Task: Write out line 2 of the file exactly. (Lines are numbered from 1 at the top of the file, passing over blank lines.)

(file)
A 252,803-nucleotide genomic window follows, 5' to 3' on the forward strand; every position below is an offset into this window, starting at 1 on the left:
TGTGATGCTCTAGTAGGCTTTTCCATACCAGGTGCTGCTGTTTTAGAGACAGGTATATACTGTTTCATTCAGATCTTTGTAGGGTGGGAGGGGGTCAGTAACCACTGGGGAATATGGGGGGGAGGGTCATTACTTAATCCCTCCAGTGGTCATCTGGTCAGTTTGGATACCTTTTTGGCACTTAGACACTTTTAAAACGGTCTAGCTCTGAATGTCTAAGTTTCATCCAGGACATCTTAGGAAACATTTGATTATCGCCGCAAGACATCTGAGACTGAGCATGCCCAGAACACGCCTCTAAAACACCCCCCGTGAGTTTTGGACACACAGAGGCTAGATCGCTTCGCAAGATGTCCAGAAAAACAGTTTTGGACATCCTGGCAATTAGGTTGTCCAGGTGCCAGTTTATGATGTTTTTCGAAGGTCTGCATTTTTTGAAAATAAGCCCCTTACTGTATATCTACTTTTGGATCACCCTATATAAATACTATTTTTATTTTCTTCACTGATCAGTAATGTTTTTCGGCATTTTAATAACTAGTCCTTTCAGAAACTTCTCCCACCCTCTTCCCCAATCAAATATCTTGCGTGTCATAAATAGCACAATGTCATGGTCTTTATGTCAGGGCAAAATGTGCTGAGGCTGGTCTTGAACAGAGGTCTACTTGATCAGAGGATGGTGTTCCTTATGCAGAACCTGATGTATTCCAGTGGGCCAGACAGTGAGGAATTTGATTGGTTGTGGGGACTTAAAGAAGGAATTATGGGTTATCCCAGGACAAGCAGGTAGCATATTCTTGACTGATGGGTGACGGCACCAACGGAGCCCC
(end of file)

TGTGATGCTCTAGTAGGCTTTTCCATACCAGGTGCTGCTGTTTTAGAGACAGGTATATACTGTTTCATTCAGATCTTTGTAGGGTGGGAGGGGGTCAGTAACCACTGGGGAATATGGGGGGGAGGGTCATTACTTAATCCCTCCAGTGGTCATCTGGTCAGTTTGGATACCTTTTTGGCACTTAGACACTTTTAAAACGGTCTAGCTCTGAATGTCTAAGTTTCATCCAGGACATCTTAGGAAACATTTGATTATCGCCGCAAGACATCTGAGACTGAGCATGCCCAGAACACGCCTCTAAAACACCCCCCGTGAGTTTTGGACACACAGAGGCTAGATCGCTTCGCAAGATGTCCAGAAAAACAGTTTTGGACATCCTGGCAATTAGGTTGTCCAGGTGCCAGTTTATGATGTTTTTCGAAGGTCTGCATTTTTTGAAAATAAGCCCCTTACTGTATATCTACTTTTGGATCACCCTATATAAATACTATTTTTATTTTCTTCACTGATCAGTAATGTTTTTCGGCATTTTAATAACTAGTCCTTTCAGAAACTTCTCCCACCCTCTTCCCCAATCAAATATCTTGCGTGTCATAAATAGCACAATGTCATGGTCTTTATGTCAGGGCAAAATGTGCTGAGGCTGGTCTTGAACAGAGGTCTACTTGATCAGAGGATGGTGTTCCTTATGCAGAACCTGATGTATTCCAGTGGGCCAGACAGTGAGGAATTTGATTGGTTGTGGGGACTTAAAGAAGGAATTATGGGTTATCCCAGGACAAGCAGGTAGCATATTCTTGACTGATGGGTGACGGCACCAACGGAGCCCC